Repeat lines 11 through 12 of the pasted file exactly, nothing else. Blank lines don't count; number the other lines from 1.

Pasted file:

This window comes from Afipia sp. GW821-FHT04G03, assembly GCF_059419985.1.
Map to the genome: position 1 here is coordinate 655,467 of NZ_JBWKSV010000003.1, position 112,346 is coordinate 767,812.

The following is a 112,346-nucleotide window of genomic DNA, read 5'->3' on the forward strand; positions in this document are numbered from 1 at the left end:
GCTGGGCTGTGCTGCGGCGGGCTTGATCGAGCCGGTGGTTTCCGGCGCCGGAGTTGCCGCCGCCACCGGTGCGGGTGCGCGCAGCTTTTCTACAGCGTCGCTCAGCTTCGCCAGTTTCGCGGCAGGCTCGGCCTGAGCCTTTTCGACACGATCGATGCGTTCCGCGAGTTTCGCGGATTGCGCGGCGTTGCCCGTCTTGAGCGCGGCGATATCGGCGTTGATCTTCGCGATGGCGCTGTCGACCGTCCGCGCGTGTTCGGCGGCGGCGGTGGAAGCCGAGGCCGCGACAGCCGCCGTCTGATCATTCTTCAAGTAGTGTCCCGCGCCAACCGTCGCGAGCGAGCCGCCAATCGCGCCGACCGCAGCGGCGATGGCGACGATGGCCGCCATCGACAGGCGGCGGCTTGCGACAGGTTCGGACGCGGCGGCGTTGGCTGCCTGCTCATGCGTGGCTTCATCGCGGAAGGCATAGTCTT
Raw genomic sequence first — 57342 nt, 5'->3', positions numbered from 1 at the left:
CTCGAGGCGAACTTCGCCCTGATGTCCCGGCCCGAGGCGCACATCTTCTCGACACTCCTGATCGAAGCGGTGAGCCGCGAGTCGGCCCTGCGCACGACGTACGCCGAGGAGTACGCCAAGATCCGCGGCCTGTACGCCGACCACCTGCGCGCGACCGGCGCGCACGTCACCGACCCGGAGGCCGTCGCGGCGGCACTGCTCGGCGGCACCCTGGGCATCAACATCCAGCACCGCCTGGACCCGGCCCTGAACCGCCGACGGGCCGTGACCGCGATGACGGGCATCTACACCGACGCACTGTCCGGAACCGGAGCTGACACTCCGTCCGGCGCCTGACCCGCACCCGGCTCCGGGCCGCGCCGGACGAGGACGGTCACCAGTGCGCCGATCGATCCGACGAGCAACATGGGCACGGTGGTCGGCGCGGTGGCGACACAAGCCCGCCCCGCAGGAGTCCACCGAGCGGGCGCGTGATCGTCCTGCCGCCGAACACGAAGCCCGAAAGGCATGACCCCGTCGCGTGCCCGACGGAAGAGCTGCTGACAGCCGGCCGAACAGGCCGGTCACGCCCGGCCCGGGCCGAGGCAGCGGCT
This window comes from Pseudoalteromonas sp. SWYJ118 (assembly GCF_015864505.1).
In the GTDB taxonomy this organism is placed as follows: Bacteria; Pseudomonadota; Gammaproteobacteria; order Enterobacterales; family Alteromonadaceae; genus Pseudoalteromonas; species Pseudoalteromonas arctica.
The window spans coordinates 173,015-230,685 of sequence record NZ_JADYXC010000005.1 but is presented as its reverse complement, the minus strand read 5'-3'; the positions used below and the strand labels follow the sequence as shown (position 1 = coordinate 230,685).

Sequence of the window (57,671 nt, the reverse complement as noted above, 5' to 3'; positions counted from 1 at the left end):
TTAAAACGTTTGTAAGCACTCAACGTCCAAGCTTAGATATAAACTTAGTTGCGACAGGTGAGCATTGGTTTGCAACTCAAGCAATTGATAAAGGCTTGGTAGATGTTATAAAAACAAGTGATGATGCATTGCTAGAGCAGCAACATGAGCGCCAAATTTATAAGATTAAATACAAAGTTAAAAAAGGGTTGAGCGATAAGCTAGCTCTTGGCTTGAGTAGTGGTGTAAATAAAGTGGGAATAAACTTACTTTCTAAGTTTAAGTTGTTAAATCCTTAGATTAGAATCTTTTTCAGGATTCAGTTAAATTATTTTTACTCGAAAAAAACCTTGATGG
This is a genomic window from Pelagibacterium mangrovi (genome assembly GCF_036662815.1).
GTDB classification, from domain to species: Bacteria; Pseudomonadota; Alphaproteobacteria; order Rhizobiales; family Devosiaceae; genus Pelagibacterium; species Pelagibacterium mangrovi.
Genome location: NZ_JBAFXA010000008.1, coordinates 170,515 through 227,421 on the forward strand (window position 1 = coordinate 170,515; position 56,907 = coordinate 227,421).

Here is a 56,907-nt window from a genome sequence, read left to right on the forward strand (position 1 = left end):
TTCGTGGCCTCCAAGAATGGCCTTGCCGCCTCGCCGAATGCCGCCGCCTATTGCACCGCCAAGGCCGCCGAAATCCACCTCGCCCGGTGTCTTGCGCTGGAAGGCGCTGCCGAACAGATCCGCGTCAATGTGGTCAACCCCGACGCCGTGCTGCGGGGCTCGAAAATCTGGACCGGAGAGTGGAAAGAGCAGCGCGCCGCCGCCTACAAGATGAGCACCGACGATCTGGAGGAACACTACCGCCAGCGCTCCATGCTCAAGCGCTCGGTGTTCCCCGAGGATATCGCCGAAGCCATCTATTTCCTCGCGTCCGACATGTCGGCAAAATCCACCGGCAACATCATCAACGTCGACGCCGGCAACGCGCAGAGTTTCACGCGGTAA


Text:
TTAAAACGTTTGTAAGCACTCAACGTCCAAGCTTAGATATAAACTTAGTTGCGACAGGTGAGCATTGGTTTGCAACTCAAGCAATTGATAAAGGCTTGGTAGATGTTATAAAAACAAGTGATGATGCATTGCTAGAGCAGCAACATGAGCGCCAAATTTATAAGATTAAATACAAAGTTAAAAAAGGGTTGAGCGATAAGCTAGCTCTTGGCTTGAGTAGTGGTGTAAATAAAGTGGGAATAAACTTACTTTCTAAGTTTAAGTTGTTAAATCCTTAGATTAGAATCTTTTTCAGGATTCAGTTAAATTATTTTTACTCGAAAAAAACCTTGATGG
This is a genomic window from Pelagibacterium mangrovi (genome assembly GCF_036662815.1).